Comparative evaluation of performance and emission characteristics of Moringa oleifera and Palm oil based biodiesel in a diesel engine


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Mofijur M., Masjuki H. H. , Kalam M. A. , Atabani A. I. , Fattah I. M. R. , Mobarak H. M.

INDUSTRIAL CROPS AND PRODUCTS, cilt.53, ss.78-84, 2014 (SCI İndekslerine Giren Dergi) identifier identifier

  • Cilt numarası: 53
  • Basım Tarihi: 2014
  • Doi Numarası: 10.1016/j.indcrop.2013.12.011
  • Dergi Adı: INDUSTRIAL CROPS AND PRODUCTS
  • Sayfa Sayıları: ss.78-84

Özet

Biodiesels, which are made from various crops, as well as animal fat, are renewable, bio-degradable, and non-toxic and are eco-friendly compared with fossil fuels. Currently, there are more than 350 oil-bearing crops identified as potential sources for biodiesel production. In this study, the potential of biodiesel obtained from a non-edible oil source (Moringa oleifera) was explored and compared with that of palm biodiesel and diesel fuel. The physico-chemical properties of M. oleifera methyl ester were determined, and the properties of 5% and 10% (by volume) blends thereof (MB5 and MB10, respectively) were compared with those of palm-oil blends (PB5 and PB10) and diesel fuel (B0). The performance of these fuels was assessed in a multi-cylinder diesel engine at various engine speeds and under the full-load condition whereas emissions were assessed under the both full-load and half load condition. The properties of palm and M. oleifera biodiesels and their blends meet the ASTM D6751 and EN 14214 standards. Engine performance test results indicated that the PB5 and the MB5 fuels produced slightly lower brake powers and higher brake specific fuel consumption values compared to diesel fuel over the entire range of speeds examined. Engine emission results indicated that the PB5, MB5, PB10 and MB10 fuels reduced the average emissions of carbon monoxide by 13.17%, 5.37%, 17.36%, and 10.60%, respectively, and reduced those of hydrocarbons by 14.47%, 3.94%, 18.42%, and 9.21%, respectively. However, the PB5, MB5, PB10, and MB10 fuels slightly increased nitric oxide emissions by 1.96%, 3.99%, 3.38%, and 8.46%, respectively, and increased carbon dioxide emissions by 5.60%, 2.25%, 11.73%, and 4.96%, respectively, compared to the emissions induced by BO. M. oleifera oil is a potential feedstock for biodiesel production, and the performance of MB5 and MB10 biodiesel is comparable to that of PB5 and PB10 biodiesel and diesel fuel. Because the MB5 and MB10 fuels produce lower exhaust emissions than diesel fuel, these fuels can replace diesel fuel in unmodified engines to reduce the global energy demand and exhaust emissions to the environment. (C) 2013 Elsevier B.V. All rights reserved.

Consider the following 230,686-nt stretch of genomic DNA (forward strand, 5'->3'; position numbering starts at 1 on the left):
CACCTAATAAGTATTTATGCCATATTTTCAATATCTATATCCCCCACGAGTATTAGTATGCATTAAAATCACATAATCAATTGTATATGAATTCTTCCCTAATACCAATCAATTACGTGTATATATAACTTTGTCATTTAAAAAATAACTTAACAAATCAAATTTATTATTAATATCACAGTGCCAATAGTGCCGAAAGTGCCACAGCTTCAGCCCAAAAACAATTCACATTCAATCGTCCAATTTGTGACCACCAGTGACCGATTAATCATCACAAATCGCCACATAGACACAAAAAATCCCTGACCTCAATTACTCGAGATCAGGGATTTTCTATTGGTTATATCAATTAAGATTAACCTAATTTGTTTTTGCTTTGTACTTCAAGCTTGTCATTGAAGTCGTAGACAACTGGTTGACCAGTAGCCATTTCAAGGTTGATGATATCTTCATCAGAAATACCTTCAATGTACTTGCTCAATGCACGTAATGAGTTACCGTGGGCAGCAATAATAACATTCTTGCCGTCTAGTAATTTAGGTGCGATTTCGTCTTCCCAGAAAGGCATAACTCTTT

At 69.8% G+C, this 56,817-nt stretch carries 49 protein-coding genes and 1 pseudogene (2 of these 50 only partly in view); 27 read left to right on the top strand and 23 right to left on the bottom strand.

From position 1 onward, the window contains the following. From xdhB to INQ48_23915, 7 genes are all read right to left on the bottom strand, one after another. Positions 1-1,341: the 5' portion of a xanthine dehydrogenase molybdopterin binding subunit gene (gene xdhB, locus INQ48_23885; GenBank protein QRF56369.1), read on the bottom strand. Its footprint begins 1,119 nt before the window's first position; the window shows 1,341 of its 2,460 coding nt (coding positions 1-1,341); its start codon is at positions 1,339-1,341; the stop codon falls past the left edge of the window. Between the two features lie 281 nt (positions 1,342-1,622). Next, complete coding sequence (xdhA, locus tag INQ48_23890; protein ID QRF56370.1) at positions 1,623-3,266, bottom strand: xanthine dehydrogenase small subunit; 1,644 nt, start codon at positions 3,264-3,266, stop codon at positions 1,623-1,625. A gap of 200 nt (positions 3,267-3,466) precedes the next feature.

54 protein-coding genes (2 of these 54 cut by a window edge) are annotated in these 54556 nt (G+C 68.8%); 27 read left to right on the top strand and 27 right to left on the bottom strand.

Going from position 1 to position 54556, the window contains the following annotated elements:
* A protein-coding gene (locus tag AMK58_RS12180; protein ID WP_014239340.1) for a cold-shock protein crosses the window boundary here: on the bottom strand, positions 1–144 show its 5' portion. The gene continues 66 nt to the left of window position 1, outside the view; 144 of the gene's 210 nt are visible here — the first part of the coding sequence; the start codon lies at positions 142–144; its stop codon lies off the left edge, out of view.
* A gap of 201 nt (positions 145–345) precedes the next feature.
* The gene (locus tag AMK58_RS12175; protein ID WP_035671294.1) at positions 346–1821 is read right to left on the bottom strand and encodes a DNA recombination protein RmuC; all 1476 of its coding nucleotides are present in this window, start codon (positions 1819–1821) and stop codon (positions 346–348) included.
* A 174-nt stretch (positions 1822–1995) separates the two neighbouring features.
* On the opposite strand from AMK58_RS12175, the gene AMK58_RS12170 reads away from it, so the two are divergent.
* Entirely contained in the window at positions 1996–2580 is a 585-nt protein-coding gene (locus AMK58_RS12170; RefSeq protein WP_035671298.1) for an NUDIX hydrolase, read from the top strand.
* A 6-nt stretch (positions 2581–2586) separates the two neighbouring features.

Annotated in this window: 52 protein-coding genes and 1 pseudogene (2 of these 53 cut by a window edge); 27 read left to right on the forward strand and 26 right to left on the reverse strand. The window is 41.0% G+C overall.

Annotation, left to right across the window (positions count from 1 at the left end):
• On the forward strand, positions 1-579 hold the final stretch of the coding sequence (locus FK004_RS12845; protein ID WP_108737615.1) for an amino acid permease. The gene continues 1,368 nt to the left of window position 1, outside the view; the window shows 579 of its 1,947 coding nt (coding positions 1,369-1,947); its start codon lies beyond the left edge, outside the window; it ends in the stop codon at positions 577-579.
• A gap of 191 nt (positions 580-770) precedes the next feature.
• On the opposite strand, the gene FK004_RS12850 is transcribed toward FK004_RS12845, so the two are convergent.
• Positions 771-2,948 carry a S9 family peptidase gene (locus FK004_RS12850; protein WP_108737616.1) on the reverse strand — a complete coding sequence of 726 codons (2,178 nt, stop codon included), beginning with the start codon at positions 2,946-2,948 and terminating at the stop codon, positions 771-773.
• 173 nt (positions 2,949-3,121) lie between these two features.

Biodiesels, which are made from various crops, as well as animal fat, are renewable, bio-degradable, and non-toxic and are eco-friendly compared with fossil fuels. Currently, there are more than 350 oil-bearing crops identified as potential sources for biodiesel production. In this study, the potential of biodiesel obtained from a non-edible oil source (Moringa oleifera) was explored and compared with that of palm biodiesel and diesel fuel. The physico-chemical properties of M. oleifera methyl ester were determined, and the properties of 5% and 10% (by volume) blends thereof (MB5 and MB10, respectively) were compared with those of palm-oil blends (PB5 and PB10) and diesel fuel (B0). The performance of these fuels was assessed in a multi-cylinder diesel engine at various engine speeds and under the full-load condition whereas emissions were assessed under the both full-load and half load condition. The properties of palm and M. oleifera biodiesels and their blends meet the ASTM D6751 and EN 14214 standards. Engine performance test results indicated that the PB5 and the MB5 fuels produced slightly lower brake powers and higher brake specific fuel consumption values compared to diesel fuel over the entire range of speeds examined. Engine emission results indicated that the PB5, MB5, PB10 and MB10 fuels reduced the average emissions of carbon monoxide by 13.17%, 5.37%, 17.36%, and 10.60%, respectively, and reduced those of hydrocarbons by 14.47%, 3.94%, 18.42%, and 9.21%, respectively. However, the PB5, MB5, PB10, and MB10 fuels slightly increased nitric oxide emissions by 1.96%, 3.99%, 3.38%, and 8.46%, respectively, and increased carbon dioxide emissions by 5.60%, 2.25%, 11.73%, and 4.96%, respectively, compared to the emissions induced by B0. M. oleifera oil is a potential feedstock for biodiesel production, and the performance of MB5 and MB10 biodiesel is comparable to that of PB5 and PB10 biodiesel and diesel fuel. Because the MB5 and MB10 fuels produce lower exhaust emissions than diesel fuel, these fuels can replace diesel fuel in unmodified engines to reduce the global energy demand and exhaust emissions to the environment.